Now that didnt pop out of nowhere. I think it will be well to explain a little about Reuben and Gad and the half tribe of Manasseh. It went like this: God started the nation of Israel with Abraham. Abraham has a son whose name is Isaac, Isaac had two sons, but the one who continues the line of Israel is Jacob. Jacob has twelve sons by four different women, two of them wives, two of them the handmaids of wives. He comes away with twelve sons; the descendants of those sons become twelve tribes. After hundreds of years, these are the twelve tribes who were in Egypt, being oppressed. They come out and they still have their tribal identity being traceable to one of those twelve sons.
Theres a little problem with the math because one of the sons was Joseph and we dont see him listed among the twelve tribes. Joseph had two sons, Ephraim and Manasseh. The land of Israel is divided up different ways later on in Joshua, but one tribe doesnt get any property Levites. They have cities that theyre assigned to all over the place.
When it all comes down to this, we have twelve tribes, but they include Manasseh and Ephraim and they exclude Levy, as far as real estate is concerned. My Bible refers to the half tribe of Manasseh. Does that mean half tribe of Manasseh because Manasseh was one of two sons of Joseph so hes kind of one removed, making him a half tribe? Yes. Furthermore, half the half tribe stays east of the Jordan in was is today the country of Jordan. The other half went west. Only half of Manasseh stays east, the other half goes west. So it is both half a tribe geographically and half a tribe genealogically; nevertheless, given real estate acknowledged as one of the tribes.
Heres what happened. When all the people were coming in from the east and traveling the kings highway which runs right through Jordan and on into the Arabian Peninsula, it is a long, ugly piece of road. Theres nothing out there. Theyre beginning to drop down toward the Jordan River; they confronted the kings Og and Sihon and they beat them. They took their real estate in what is today Syria and Jordan, on the east side of the Jordan River in what we would call, just as a generalization, a piece of ground known as the Golan Heights.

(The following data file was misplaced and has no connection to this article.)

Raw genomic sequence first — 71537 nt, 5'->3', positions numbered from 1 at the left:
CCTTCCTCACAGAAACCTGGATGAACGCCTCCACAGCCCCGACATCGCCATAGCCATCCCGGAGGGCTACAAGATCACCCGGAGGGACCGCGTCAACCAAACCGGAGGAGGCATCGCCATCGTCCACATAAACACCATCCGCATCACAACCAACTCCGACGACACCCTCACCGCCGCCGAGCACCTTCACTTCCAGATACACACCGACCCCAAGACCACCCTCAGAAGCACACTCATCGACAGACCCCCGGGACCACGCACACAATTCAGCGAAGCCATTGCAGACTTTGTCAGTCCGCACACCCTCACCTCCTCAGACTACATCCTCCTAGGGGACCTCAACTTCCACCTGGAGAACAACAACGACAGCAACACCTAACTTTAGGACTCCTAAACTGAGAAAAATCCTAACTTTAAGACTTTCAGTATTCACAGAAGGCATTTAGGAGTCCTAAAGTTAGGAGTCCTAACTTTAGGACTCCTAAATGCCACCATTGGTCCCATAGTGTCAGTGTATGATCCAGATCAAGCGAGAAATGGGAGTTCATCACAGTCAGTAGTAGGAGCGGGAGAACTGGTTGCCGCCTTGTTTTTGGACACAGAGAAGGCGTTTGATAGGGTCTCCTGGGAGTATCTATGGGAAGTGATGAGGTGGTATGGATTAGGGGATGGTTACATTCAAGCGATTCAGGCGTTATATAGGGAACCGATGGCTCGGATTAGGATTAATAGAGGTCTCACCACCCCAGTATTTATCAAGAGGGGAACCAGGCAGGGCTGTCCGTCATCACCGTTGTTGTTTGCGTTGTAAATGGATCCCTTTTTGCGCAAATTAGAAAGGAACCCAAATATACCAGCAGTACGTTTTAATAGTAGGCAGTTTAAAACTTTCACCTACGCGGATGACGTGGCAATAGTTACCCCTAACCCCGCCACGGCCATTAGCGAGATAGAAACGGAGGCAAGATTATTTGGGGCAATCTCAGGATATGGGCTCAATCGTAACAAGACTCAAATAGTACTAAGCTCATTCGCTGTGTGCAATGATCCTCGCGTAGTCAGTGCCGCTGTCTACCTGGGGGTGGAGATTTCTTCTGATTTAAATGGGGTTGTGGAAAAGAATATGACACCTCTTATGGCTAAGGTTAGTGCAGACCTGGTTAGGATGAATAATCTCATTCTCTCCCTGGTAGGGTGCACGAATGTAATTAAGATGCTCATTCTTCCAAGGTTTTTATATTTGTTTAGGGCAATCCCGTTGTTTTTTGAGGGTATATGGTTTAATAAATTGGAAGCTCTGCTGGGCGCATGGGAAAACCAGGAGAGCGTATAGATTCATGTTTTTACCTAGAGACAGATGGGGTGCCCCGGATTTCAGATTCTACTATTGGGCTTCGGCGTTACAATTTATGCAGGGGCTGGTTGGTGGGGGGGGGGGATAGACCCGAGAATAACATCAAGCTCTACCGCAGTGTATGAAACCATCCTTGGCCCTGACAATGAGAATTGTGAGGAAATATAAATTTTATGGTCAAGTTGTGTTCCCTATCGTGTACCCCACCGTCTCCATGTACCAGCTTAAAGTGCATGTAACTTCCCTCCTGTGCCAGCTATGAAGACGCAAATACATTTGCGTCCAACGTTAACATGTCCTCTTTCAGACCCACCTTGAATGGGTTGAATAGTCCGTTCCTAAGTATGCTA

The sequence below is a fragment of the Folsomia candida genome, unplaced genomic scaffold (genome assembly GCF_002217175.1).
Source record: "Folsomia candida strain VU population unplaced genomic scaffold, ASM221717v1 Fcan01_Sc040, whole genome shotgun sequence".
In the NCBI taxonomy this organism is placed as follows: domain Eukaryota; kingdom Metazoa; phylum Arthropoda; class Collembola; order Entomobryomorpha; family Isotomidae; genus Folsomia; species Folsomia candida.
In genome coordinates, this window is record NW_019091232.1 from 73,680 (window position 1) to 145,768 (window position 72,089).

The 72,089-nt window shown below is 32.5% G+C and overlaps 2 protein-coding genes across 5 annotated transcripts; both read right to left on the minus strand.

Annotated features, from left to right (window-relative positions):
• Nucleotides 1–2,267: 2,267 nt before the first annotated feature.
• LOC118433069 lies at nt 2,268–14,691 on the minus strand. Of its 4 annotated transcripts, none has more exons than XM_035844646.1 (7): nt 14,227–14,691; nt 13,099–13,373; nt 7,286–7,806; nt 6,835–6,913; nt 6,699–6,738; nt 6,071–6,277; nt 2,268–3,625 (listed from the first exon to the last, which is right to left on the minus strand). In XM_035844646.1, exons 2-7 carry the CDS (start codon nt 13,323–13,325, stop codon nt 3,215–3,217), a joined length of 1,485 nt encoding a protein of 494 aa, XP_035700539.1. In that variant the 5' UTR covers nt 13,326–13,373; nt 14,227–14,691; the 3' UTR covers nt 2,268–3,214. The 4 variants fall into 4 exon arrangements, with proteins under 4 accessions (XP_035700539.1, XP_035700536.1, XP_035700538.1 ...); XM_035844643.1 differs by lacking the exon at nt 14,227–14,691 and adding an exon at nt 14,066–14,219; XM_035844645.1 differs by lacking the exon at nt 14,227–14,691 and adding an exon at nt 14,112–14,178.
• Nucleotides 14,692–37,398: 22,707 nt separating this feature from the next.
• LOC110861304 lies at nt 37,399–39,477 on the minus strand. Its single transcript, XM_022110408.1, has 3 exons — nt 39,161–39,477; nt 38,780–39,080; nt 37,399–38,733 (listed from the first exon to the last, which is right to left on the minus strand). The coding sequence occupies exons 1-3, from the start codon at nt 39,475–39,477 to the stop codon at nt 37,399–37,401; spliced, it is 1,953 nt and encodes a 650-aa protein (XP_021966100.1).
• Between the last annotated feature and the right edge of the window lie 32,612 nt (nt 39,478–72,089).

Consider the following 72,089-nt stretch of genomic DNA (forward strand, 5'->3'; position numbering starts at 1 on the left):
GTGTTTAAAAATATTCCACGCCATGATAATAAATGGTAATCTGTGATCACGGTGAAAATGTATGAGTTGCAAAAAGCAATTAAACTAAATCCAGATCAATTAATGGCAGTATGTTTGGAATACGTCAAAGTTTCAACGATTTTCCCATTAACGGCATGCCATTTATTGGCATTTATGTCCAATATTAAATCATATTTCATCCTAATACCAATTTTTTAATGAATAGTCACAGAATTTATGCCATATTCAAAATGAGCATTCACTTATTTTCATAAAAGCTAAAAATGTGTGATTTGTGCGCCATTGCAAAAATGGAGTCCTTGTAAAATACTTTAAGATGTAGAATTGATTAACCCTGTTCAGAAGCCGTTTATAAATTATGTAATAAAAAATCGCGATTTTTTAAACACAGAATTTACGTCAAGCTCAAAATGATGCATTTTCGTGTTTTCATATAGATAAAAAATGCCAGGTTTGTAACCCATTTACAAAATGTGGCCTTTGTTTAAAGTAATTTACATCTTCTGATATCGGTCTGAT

As they were passing through, the Reubenites and the Gadites and half of Manasseh tribe said, "We like it here, and we just whipped these people so we should be able to live here." They approached Moses and said, "Why dont we just stay here. We have flocks and herds and this country looks good to us and it will meet our needs, so why dont we just stay here and the other half of Manasseh and the rest of the tribes go across, to the west." (This is all in Numbers 32 and Deuteronomy 7.) Moses said, "OK, but youre not staying here and letting us do all the fighting. We helped you whip those two kings so if youre going to live here, youre going to help us clean up on the other side of the Jordan. Once thats taken care of you can go on home." Thats exactly whats being reflected here. The deal was, "We helped you, now you help us. So Reubenites, Gadites, and half of the Manasseh gets your guys together because were fixing to cross and go to war."
Sacrifice, thats point number two in our making preparation. If I want higher ground (Gods people, Gods place, Gods rule in my life), in the kingdom, what am I willing to pay? If you want higher ground in the kingdom, whats it worth to you?
Verse 14: Joshua said to these two and a half tribes, "Heres the deal. Your wives, your little ones, your cattle, remain in the land which Moses gave you beyond the Jordan." Any time you hear that expression "beyond the Jordan" or Transjordan, it always refers to east of the Jordan, toward the sunrise.